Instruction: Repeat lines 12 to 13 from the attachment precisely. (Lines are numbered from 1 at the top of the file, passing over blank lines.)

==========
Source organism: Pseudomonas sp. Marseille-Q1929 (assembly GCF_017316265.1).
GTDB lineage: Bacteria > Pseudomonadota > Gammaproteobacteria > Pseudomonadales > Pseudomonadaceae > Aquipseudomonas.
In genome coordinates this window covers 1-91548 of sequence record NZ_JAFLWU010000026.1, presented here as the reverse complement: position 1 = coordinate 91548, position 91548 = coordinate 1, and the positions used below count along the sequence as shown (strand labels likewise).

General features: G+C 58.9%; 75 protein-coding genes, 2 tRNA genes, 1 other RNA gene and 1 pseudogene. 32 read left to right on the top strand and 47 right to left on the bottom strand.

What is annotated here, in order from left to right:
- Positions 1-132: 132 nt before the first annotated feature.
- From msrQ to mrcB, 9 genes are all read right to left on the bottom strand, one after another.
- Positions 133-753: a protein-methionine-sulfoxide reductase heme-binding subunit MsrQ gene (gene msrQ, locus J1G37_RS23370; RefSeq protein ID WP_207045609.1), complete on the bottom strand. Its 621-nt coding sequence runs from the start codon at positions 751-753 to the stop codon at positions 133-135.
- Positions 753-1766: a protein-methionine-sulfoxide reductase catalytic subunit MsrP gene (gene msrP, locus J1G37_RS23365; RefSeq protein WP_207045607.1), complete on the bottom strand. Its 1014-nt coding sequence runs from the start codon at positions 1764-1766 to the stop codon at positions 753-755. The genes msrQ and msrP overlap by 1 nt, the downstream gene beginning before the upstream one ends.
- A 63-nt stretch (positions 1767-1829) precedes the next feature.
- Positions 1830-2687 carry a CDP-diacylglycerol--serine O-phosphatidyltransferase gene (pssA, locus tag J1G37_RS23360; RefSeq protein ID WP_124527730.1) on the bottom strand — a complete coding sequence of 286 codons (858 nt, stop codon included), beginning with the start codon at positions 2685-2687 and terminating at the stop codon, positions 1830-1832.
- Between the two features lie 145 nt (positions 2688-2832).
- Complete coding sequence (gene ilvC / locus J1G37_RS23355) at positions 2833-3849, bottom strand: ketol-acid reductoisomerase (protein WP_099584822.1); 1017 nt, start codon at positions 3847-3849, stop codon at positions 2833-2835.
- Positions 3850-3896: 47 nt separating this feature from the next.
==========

- Between the two features lie 145 nt (positions 2688-2832).
- Complete coding sequence (gene ilvC / locus J1G37_RS23355) at positions 2833-3849, bottom strand: ketol-acid reductoisomerase (protein WP_099584822.1); 1017 nt, start codon at positions 3847-3849, stop codon at positions 2833-2835.